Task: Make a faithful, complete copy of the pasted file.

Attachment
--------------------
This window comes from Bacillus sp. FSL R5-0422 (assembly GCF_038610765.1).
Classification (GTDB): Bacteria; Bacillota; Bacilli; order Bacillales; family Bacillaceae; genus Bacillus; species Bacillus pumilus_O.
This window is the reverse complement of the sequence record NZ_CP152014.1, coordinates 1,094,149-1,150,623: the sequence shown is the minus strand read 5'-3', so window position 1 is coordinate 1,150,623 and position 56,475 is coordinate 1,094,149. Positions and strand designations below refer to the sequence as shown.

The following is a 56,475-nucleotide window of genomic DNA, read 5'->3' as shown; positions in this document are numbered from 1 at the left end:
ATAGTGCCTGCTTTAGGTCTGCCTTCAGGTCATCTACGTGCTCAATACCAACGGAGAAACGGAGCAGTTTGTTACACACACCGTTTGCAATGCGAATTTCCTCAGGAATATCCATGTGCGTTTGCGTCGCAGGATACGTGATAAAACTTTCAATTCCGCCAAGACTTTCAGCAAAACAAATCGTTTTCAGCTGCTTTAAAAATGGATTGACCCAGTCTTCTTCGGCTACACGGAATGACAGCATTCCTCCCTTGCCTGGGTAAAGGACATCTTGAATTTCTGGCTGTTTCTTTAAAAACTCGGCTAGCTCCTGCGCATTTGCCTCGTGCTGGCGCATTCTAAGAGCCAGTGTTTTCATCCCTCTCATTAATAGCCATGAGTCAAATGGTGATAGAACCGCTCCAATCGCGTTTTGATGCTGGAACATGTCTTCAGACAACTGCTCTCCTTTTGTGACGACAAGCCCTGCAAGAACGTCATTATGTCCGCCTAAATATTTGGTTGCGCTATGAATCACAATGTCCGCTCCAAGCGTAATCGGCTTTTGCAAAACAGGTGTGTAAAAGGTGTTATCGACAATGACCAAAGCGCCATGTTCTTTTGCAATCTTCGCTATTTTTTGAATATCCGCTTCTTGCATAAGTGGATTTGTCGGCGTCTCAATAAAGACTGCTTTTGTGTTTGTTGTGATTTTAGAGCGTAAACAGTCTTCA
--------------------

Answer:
This window comes from Bacillus sp. FSL R5-0422 (assembly GCF_038610765.1).
Classification (GTDB): Bacteria; Bacillota; Bacilli; order Bacillales; family Bacillaceae; genus Bacillus; species Bacillus pumilus_O.
This window is the reverse complement of the sequence record NZ_CP152014.1, coordinates 1,094,149-1,150,623: the sequence shown is the minus strand read 5'-3', so window position 1 is coordinate 1,150,623 and position 56,475 is coordinate 1,094,149. Positions and strand designations below refer to the sequence as shown.

The following is a 56,475-nucleotide window of genomic DNA, read 5'->3' as shown; positions in this document are numbered from 1 at the left end:
ATAGTGCCTGCTTTAGGTCTGCCTTCAGGTCATCTACGTGCTCAATACCAACGGAGAAACGGAGCAGTTTGTTACACACACCGTTTGCAATGCGAATTTCCTCAGGAATATCCATGTGCGTTTGCGTCGCAGGATACGTGATAAAACTTTCAATTCCGCCAAGACTTTCAGCAAAACAAATCGTTTTCAGCTGCTTTAAAAATGGATTGACCCAGTCTTCTTCGGCTACACGGAATGACAGCATTCCTCCCTTGCCTGGGTAAAGGACATCTTGAATTTCTGGCTGTTTCTTTAAAAACTCGGCTAGCTCCTGCGCATTTGCCTCGTGCTGGCGCATTCTAAGAGCCAGTGTTTTCATCCCTCTCATTAATAGCCATGAGTCAAATGGTGATAGAACCGCTCCAATCGCGTTTTGATGCTGGAACATGTCTTCAGACAACTGCTCTCCTTTTGTGACGACAAGCCCTGCAAGAACGTCATTATGTCCGCCTAAATATTTGGTTGCGCTATGAATCACAATGTCCGCTCCAAGCGTAATCGGCTTTTGCAAAACAGGTGTGTAAAAGGTGTTATCGACAATGACCAAAGCGCCATGTTCTTTTGCAATCTTCGCTATTTTTTGAATATCCGCTTCTTGCATAAGTGGATTTGTCGGCGTCTCAATAAAGACTGCTTTTGTGTTTGTTGTGATTTTAGAGCGTAAACAGTCTTCA